A team of Johns Hopkins engineers has evaluated promising large-scale technologies to filter out a class of harmful industrial "forever chemicals" commonly found in the country's drinking water.
Known as forever chemicals because they degrade extremely slowly in the environment, per- and polyfluoroalkyl substances, commonly known as PFAS, are a group of synthetic organic contaminants used in a variety of industrial processes and consumer products, including non-stick cookware coatings, food wrappers, water-resistant clothing, and furniture textiles. When these products are used, discarded, or improperly dumped, PFAS leach into water systems. Once there, they are incredibly difficult to treat because of unique chemical properties imparted by carbon-fluorine bonds—some of the strongest in chemistry.
The precise amount of PFAS in the country's drinking water is unknown, but experts say that it ranges from widespread to almost ubiquitous.
Long-term, low-concentration exposure to PFAS can hamper the immune system, interfere with hormones, and reduce the effectiveness of vaccines. It can also cause low birth weight and high cholesterol. Those who are exposed to high doses of PFAS at work or because they live near a dumping site are at increased risk for kidney cancer, liver damage, testicular cancer, and thyroid disease.
The team compared two of the most promising types of separation media—granular-activated carbon and anion exchange resins—to remove PFAS. They systematically evaluated how well each of these worked for different types of PFAS in pilot municipal water treatment plants for 15 months. Both technologies were able to adequately remove long-chain PFAS that have some of the strictest EPA health advisories to date (PFOA and PFOS). However, the anion exchange resins demonstrated a significantly higher capacity than activated carbon to treat a class of PFAS compounds called perfluorosulfonic acids that are increasingly detected in contaminated water. Notably, there was a significant decrease in the treatment efficiencies of both technologies for shorter-chain PFAS, which are becoming more prevalent as industry phases out longer-chain PFOA and PFOS. These results suggest that optimal treatments will be highly site-dependent and may need to adapt over time to match the specific PFAS that are being released.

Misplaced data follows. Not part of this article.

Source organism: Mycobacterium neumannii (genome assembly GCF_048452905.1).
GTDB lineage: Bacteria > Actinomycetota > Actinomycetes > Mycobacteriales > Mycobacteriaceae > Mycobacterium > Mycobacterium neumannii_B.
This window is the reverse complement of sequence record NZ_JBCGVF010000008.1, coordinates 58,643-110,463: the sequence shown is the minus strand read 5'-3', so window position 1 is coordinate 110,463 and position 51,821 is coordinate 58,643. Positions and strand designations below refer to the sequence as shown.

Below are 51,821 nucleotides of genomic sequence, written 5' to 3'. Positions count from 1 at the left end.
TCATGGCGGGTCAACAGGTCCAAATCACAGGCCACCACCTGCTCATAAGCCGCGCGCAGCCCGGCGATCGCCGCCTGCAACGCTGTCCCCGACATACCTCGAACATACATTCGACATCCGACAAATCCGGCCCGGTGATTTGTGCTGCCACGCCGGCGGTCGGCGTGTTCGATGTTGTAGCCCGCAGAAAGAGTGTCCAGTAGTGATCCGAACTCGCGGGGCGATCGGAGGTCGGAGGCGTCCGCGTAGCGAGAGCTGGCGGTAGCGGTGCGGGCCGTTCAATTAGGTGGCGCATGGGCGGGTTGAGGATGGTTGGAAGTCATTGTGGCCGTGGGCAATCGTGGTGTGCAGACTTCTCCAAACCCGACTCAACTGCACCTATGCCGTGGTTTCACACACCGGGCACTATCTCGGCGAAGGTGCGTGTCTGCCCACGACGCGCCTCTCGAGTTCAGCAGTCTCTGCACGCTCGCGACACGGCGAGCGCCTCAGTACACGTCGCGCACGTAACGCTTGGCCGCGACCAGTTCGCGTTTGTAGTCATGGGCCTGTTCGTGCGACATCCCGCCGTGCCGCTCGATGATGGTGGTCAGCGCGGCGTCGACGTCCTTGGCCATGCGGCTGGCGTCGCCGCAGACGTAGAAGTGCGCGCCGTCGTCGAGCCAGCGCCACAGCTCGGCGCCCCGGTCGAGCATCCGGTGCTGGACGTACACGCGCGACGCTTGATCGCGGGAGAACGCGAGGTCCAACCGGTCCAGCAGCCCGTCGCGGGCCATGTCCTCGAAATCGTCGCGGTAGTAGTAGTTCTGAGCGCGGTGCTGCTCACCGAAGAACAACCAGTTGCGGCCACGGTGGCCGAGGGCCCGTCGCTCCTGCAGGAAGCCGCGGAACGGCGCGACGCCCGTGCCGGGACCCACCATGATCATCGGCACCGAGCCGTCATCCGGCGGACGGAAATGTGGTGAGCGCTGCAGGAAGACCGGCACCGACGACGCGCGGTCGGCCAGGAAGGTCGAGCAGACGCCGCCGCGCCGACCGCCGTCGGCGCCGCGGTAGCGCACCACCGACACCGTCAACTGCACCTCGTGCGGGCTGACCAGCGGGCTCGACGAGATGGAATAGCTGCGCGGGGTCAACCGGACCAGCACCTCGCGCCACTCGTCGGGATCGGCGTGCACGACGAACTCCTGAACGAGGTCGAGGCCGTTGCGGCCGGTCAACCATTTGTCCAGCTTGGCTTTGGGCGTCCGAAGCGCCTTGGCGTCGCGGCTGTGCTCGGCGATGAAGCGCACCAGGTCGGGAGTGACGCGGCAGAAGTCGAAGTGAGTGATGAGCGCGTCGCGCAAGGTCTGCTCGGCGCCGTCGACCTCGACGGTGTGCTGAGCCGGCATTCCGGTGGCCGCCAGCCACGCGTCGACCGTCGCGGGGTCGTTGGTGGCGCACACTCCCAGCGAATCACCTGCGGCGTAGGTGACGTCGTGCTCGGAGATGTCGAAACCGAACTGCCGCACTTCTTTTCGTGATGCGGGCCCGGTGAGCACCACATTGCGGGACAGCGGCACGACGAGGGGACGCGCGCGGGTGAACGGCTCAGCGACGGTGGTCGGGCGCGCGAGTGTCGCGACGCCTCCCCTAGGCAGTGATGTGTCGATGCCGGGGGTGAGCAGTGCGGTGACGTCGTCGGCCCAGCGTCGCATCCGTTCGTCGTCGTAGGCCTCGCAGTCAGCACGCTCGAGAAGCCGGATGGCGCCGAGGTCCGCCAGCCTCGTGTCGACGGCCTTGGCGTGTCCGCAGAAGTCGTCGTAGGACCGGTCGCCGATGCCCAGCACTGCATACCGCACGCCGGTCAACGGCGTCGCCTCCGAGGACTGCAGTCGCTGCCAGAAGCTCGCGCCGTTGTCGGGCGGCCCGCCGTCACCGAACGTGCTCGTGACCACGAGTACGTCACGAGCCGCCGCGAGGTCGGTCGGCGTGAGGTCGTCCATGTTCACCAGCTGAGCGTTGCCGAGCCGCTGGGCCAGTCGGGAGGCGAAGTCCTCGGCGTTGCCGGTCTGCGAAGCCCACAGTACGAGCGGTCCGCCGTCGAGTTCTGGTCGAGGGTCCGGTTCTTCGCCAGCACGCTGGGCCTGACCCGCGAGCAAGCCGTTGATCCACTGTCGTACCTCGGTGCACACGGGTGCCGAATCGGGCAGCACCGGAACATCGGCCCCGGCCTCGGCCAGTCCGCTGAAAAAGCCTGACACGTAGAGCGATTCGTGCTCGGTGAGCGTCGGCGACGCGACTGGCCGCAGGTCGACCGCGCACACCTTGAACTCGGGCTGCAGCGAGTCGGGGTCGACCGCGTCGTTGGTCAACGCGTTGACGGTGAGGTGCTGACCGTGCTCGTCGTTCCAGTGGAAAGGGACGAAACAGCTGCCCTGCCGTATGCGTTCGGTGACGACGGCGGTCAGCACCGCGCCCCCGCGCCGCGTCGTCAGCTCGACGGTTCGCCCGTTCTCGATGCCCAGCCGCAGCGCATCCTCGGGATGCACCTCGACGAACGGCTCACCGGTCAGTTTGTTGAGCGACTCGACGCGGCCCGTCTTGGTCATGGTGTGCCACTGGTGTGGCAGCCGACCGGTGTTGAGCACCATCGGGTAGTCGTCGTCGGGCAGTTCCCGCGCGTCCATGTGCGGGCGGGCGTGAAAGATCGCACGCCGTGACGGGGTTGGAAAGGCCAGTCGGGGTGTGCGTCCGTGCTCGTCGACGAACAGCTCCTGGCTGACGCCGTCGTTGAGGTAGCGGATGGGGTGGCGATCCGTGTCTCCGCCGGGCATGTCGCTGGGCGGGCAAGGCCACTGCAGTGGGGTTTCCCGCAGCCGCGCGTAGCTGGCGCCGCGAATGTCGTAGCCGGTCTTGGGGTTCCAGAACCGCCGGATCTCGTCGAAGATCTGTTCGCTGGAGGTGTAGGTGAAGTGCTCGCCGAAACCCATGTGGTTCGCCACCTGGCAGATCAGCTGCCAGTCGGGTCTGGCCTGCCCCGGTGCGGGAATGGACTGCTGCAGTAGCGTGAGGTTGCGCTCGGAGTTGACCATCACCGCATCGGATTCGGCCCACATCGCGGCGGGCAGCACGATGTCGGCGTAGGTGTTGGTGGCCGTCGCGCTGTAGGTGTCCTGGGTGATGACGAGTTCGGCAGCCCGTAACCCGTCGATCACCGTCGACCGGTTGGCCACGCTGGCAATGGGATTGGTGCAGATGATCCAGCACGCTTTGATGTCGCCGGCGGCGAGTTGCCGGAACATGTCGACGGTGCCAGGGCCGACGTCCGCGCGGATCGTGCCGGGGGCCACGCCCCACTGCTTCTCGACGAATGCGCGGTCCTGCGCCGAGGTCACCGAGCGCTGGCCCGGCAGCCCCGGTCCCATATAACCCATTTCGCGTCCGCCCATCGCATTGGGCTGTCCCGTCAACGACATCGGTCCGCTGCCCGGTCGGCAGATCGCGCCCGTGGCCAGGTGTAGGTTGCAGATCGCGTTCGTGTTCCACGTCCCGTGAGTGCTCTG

"You can think of the treatments as being large-scale versions of the filters people use at home to purify their own drinking water. Water is continuously fed from the top, and we measure the amount of time before we start to detect PFAS coming out of the end of the filter," says Steven Chow, research associate in the Department of Environmental Health and Engineering at Johns Hopkins and first author of the study. The results appeared in Water Research.
The researchers say that the study is promising because it provides one of the most in-depth laboratory analyses of a large-scaled engineered PFAS treatment system to date. Normally, laboratory research has limitations in practical applicability because it's conducted on a small-scale over limited time. And many large-scale engineered systems run by drinking water utilities do not have the luxury of in-depth analysis of their systems beyond regulatory requirements, the engineers say.
"Our collaboration between academia, industry, and municipal partners allowed the team to answer fundamental questions on how these separation media work while demonstrating their effectiveness under real-world conditions," Chow says.
While the technical outlook for filtering PFAS from drinking water is promising, the researchers warn that there are caveats. Building and operating such systems can cost millions of dollars, which is in addition to the cost of existing water treatment operations. Once the PFAS are removed, the contaminants and the filter used to collect them must be properly handled and disposed of, and because PFAS molecules are so strong, an incredible amount of energy is required to destroy them.
Chow maintains that when it comes to PFAS, prevention may be the best cure.
"PFAS are a generational environmental problem that will take decades to manage and may never be completely solved," he says. "The key is forward-thinking policies to that reduce the total amount of PFAS released in the environment and prevent a regrettable substitution of known PFAS with chemicals of unknown or potentially worse outcomes."
The research team also included Kellogg J. Schwab, professor, and Carsten Prasse, assistant professor, both of the Department of Environmental Health and Engineering. The study was conducted in collaboration with the environmental engineering company Stantec.